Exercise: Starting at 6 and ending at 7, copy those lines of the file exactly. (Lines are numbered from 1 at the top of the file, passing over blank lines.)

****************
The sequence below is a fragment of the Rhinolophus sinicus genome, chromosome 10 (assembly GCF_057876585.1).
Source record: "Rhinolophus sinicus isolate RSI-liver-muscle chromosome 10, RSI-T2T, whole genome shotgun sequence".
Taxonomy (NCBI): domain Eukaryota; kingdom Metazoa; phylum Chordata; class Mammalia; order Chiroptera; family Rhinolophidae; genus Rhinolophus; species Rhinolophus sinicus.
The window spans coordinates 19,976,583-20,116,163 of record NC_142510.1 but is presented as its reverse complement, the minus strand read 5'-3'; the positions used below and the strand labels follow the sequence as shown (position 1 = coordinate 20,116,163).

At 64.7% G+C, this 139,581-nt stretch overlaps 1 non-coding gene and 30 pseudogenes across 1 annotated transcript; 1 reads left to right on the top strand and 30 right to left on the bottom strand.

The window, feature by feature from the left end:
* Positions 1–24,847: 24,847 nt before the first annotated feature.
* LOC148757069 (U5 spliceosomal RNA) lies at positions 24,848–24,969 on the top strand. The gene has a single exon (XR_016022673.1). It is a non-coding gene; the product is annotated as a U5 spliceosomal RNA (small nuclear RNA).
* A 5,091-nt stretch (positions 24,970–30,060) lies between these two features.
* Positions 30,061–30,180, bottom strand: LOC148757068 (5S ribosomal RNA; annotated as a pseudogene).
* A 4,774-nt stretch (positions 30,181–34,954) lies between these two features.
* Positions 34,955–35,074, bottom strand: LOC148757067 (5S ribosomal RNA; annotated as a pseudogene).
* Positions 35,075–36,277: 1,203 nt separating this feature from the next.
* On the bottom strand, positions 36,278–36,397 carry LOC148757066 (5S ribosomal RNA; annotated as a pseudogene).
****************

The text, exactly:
The window, feature by feature from the left end:
* Positions 1–24,847: 24,847 nt before the first annotated feature.